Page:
Katakolo (Greek: Κατάκολο) is a seaside town in the municipality of Pyrgos in western Elis, Greece. It is situated on a headland overlooking the Ionian Sea and separating the Gulf of Kyparissia from the rest of the Ionian. It is 11 km (6.8 mi) west of Pyrgos. The small village of Agios Andreas, which in ancient times was the natural harbour for Ancient Olympia, lies northwest of Katakolo. A railway connects Katakolo with Pyrgos and Olympia.
Promenade of Katakolo
|Coordinates: 37°39′N 21°19′E|
|Administrative region||West Greece|
|• Population||513 (2011)|
|Time zone||UTC+2 (EET)|
|• Summer (DST)||UTC+3 (EEST)|
In the Middle Ages, Katakolo was the site of the fortress of Pontikon or Pontikokastro (Ποντικόν, Ποντικόκαστρο), which the Frankish rulers of the Principality of Achaea called Beauvoir or Belveder. The fortress was built by the Byzantines and taken over by the Franks ca. 1205.
The port of Katakolo is a popular stop for cruise ships, offering an opportunity for passengers to visit the site of Olympia. Low hills with forests surround Katakolo. Visitors here have the opportunity to visit the ancient port of Olympia, the sunken ancient city of Pheia. Ancient Pheia was on the other side of the mountain of Ichthys, now Agios Andreas, within walking distance of Katakolo port. The lighthouse of Katakolo was built in 1865. One of the most important sites of Katakolo is the Museum of Ancient Greek Technology.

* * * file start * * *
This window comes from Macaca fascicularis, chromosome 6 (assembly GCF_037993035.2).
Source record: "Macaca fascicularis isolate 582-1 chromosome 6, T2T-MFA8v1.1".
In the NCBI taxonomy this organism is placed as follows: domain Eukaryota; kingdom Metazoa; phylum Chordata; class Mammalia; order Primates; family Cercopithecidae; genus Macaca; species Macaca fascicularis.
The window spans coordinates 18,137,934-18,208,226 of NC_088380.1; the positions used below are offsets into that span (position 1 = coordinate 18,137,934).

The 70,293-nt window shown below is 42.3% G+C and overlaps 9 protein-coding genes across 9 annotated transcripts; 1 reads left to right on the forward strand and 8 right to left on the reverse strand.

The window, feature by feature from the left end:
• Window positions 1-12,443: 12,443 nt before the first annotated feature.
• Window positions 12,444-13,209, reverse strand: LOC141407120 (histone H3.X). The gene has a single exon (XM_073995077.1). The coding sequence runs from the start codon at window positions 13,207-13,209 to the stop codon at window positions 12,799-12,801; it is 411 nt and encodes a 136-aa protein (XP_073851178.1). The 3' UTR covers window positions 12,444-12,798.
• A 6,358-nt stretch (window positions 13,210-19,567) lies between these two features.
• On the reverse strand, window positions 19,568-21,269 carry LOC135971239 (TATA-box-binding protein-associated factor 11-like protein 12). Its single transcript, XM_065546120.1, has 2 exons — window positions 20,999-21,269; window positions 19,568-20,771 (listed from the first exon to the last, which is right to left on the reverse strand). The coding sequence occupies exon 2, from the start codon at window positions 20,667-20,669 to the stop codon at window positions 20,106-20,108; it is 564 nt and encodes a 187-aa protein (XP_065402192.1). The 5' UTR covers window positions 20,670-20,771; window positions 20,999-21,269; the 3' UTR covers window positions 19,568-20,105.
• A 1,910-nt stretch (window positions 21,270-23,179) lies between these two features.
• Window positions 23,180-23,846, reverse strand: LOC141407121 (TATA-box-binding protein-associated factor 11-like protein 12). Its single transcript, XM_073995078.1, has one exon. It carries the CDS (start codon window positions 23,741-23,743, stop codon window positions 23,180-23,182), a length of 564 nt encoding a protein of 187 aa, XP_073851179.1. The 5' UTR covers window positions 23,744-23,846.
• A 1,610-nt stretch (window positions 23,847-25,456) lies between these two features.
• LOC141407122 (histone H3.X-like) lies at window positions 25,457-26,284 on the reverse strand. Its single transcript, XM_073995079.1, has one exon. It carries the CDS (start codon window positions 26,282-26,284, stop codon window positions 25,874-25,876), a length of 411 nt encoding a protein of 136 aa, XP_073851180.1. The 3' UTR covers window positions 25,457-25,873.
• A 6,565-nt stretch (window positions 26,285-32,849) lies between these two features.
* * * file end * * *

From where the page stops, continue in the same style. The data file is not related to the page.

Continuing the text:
Katakolo has a big market. It consists of more than sixty shops. Cafeterias, restaurants, clothing and traditional Greek products.
|Year||Population of Katakolo|
- "Απογραφή Πληθυσμού - Κατοικιών 2011. ΜΟΝΙΜΟΣ Πληθυσμός" (in Greek). Hellenic Statistical Authority.
- TrainOSE, accessed 10 October 2016
- Bon 1969, pp. 328–330.
- Bon 1969, pp. 66, 663.
- "Destruction of Olympia's Ancient Harbour Site by a Tsunami Impact" (PDF). CIESM Congress. 2010. Retrieved 27 December 2018.
- Bon 1969, pp. 663–665.
- Bon, Antoine (1969). La Morée franque. Recherches historiques, topographiques et archéologiques sur la principauté d’Achaïe (in French). Paris: De Boccard.
|Wikimedia Commons has media related to Katakolo.|